Hurricane IAN

orbital

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My Sister & Brother-in-law have a small house on Sanibel Island.
When Charley hit in '04 they had alot of damage & their yard ruined from the salt water.

They rebuilt.

Looking at the direct hit it took today with the massive storm surge, water had to be up to the roof plus the unrelenting wave punishment/wind.
It has to be literally gone.

Haven't talked to them about it, I just don't know what to say..
 

turbodog

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My Sister & Brother-in-law have a small house on Sanibel Island.
When Charley hit in '04 they had alot of damage & their yard ruined from the salt water.

They rebuilt.

Looking at the direct hit it took today with the massive storm surge, water had to be up to the roof plus the unrelenting wave punishment/wind.
It has to be literally gone.

Haven't talked to them about it, I just don't know what to say..
From seeing katrina's storm surge...

You will have houses that look ok from the front... just broken windows. Closer inspection shows the contents are gone and the back wall missing.

It was if you blended up some 2x4 lumber, a yard sale, sheetrock, insulation, mud, sewage, and dead animals, then poured it out across the entire area.
 

bykfixer

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My sister and her husband bought a place about 500 feet from the water in 1989. It's now about 400 feet from the water. Just up the road is a big ole blue sign saying "hurricane evacuation route" with an arrow pointing away from the house.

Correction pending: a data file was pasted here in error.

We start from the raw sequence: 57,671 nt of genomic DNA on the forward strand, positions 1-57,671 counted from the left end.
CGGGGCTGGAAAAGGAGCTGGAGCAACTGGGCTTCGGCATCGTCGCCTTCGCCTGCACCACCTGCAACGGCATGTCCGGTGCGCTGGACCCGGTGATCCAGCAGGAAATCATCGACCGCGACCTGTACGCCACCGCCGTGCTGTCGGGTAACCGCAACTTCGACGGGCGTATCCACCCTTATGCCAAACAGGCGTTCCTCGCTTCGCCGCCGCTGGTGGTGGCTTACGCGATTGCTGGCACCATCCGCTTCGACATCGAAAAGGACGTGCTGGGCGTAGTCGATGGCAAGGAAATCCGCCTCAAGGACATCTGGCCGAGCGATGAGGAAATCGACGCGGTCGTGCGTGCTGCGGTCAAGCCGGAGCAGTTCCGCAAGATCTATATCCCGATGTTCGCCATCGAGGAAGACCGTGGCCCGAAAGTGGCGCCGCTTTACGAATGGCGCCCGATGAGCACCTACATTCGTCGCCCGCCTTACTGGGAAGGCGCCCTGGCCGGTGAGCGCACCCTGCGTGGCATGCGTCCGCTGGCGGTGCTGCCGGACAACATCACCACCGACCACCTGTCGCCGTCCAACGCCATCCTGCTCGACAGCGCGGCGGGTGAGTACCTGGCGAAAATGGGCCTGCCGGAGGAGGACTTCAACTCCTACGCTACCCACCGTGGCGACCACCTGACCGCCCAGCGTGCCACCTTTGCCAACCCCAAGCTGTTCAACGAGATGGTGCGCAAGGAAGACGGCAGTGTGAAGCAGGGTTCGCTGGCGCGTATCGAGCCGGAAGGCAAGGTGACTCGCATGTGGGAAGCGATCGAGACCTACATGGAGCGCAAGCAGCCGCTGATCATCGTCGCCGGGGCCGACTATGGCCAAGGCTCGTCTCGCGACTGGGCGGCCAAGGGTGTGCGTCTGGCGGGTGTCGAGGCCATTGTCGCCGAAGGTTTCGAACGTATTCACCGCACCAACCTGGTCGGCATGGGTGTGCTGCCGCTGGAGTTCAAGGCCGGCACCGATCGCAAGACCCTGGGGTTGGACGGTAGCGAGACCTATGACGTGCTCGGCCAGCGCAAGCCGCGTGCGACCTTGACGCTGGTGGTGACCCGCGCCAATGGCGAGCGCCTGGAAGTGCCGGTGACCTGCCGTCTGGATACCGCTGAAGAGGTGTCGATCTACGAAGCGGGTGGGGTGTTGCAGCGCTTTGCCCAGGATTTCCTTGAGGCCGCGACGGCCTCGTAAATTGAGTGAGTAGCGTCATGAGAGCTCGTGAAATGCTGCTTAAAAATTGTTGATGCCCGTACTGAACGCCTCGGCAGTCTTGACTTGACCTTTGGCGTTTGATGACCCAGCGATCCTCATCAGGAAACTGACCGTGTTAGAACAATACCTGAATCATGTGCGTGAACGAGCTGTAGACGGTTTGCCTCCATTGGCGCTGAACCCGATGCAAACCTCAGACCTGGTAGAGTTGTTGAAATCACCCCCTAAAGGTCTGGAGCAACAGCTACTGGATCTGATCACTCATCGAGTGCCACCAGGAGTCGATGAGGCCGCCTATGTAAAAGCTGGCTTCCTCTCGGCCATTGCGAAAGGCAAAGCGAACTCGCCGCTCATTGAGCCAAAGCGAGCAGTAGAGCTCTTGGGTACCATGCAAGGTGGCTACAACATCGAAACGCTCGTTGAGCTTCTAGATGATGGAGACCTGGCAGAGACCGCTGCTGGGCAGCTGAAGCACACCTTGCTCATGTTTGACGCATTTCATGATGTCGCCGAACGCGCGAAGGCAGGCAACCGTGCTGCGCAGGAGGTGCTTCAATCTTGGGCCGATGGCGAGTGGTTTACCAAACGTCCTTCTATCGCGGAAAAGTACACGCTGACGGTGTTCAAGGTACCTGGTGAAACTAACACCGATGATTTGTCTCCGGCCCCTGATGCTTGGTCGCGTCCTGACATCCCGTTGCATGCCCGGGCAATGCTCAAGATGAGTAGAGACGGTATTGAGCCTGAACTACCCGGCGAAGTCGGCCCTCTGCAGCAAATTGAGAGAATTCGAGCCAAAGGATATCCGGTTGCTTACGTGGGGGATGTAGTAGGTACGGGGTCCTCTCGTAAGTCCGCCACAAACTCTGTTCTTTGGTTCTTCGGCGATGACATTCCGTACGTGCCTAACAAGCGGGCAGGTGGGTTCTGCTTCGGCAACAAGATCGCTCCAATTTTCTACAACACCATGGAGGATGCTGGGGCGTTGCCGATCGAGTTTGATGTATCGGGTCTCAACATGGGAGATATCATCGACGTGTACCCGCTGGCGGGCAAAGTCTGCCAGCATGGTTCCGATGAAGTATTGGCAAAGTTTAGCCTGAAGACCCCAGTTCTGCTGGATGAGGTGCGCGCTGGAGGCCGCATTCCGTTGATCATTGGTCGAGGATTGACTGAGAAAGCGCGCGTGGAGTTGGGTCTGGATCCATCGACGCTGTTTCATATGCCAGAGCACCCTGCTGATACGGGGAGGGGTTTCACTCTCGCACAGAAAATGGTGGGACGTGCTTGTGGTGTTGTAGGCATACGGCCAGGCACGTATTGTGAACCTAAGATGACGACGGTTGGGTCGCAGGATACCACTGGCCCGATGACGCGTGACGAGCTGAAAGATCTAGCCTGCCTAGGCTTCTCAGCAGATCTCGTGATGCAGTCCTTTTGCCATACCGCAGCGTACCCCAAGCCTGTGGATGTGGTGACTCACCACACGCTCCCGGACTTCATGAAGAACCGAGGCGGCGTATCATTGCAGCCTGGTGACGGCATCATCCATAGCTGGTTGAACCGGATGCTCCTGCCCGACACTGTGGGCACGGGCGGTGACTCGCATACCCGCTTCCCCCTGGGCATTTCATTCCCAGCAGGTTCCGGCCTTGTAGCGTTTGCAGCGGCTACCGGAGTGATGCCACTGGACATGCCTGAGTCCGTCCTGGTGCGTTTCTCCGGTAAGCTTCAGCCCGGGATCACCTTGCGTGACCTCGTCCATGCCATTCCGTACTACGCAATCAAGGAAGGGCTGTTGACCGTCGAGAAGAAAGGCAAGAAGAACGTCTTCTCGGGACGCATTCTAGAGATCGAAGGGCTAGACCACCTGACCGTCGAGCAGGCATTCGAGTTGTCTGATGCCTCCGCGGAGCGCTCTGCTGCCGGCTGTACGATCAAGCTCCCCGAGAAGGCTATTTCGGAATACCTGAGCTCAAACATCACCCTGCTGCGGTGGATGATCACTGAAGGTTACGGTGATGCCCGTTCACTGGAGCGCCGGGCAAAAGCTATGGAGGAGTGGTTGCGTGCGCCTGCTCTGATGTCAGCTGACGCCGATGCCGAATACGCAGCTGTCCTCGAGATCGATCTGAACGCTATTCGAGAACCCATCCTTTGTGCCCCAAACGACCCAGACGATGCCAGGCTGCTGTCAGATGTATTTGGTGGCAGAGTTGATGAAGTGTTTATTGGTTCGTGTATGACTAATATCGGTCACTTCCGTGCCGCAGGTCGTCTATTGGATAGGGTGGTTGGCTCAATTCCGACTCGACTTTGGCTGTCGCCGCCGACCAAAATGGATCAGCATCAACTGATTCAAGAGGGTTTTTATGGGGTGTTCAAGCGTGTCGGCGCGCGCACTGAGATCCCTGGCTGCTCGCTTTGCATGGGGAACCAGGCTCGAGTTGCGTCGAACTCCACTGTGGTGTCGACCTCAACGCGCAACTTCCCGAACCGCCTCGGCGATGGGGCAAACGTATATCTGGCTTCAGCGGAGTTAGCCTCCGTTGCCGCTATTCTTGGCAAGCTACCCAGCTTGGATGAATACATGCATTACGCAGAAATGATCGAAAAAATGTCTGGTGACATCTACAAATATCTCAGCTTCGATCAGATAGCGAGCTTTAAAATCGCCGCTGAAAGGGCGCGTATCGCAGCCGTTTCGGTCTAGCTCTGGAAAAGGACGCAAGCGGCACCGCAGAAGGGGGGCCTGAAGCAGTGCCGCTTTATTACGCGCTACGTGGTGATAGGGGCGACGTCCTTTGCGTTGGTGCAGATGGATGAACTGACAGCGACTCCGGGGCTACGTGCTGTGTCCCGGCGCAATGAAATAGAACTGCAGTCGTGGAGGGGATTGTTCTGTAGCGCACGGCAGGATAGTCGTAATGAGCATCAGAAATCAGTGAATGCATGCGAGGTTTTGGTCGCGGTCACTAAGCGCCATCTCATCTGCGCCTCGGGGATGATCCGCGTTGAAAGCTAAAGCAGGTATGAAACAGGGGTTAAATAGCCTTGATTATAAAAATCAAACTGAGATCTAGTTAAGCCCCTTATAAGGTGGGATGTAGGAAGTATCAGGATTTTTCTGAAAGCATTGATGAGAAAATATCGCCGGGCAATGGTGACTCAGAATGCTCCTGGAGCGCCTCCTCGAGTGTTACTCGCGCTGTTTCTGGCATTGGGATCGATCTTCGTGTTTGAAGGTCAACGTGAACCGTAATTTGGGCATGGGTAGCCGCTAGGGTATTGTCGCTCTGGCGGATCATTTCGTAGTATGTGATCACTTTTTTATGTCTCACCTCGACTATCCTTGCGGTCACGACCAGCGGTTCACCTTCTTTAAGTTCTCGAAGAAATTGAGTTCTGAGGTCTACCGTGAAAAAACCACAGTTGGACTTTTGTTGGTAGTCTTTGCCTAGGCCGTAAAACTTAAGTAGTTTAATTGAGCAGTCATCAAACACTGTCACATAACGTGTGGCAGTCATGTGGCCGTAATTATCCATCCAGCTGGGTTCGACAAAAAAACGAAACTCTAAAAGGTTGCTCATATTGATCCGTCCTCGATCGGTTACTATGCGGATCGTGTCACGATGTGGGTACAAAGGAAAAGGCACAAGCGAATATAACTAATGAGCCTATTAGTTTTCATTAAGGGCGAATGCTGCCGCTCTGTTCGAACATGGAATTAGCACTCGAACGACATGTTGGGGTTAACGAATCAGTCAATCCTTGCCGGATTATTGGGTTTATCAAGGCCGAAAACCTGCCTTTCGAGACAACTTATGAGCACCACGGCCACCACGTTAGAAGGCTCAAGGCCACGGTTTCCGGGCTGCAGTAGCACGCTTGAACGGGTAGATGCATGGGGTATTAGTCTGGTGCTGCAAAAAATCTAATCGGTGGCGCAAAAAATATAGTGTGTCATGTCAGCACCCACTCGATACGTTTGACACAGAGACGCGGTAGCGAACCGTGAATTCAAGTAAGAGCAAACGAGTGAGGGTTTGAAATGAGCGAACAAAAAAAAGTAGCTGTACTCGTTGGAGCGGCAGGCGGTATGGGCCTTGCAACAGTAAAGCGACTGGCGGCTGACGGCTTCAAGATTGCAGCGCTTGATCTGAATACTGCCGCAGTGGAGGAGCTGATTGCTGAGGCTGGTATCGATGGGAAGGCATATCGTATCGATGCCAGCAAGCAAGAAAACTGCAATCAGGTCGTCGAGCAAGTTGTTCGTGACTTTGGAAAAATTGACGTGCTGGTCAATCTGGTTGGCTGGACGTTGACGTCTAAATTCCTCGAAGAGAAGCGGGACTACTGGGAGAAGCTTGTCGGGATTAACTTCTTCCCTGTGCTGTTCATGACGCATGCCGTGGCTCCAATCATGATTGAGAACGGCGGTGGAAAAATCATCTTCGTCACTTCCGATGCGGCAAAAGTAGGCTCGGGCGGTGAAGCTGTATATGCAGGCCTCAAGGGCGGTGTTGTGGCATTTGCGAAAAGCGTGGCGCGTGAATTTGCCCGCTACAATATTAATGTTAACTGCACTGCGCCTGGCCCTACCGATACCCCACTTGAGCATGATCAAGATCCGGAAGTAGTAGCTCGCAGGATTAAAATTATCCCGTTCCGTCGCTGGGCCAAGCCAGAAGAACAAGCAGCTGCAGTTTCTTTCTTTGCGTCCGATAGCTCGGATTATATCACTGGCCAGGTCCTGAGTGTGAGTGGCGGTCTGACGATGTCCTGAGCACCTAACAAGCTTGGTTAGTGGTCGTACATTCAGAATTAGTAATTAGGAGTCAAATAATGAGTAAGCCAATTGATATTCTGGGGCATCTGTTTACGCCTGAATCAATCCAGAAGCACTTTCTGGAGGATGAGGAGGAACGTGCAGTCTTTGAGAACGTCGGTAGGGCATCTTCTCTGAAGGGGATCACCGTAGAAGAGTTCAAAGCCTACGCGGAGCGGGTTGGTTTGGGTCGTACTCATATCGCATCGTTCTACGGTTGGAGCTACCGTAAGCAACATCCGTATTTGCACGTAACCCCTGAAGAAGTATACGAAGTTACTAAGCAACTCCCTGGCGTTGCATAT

Poppy

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We have friends in the Tampa area, who we lost touch with around 4:00 PM yesterday, and friends in Orlando, who last night @ 11 PM had water at their patio.

The devastation of this hurricane has me thinking about what additional preps I should do. Since I am near the top of a hill, I'll never see 12 inches of water. Due to a long grade of the street, when there is a heavy downpour, the water rushes by my driveway a couple inches deep. I have a slight rise in my driveway, from the curb, and then it is pitched towards my house. If the water can crest that slight rise, it might be possible for me to get some water in the house.

I don't have sand bags, but I do have perhaps 6 bags of rubber mulch, that I never unbagged. If I pick up a few more, I might be able to block off the front of the driveway to maintain the direction of the water, down the block.
 

turbodog

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Due to comm failure it's going to take a while to get impact/damage results. In Katrina, first responders had to use GPS as signs, buildings, and landmarks were gone.
 

knucklegary

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I don't have sand bags, but I do have perhaps 6 bags of rubber mulch, that I never unbagged. If I pick up a few more, I might be able to block off the front of the driveway to maintain the direction of the water, down the block.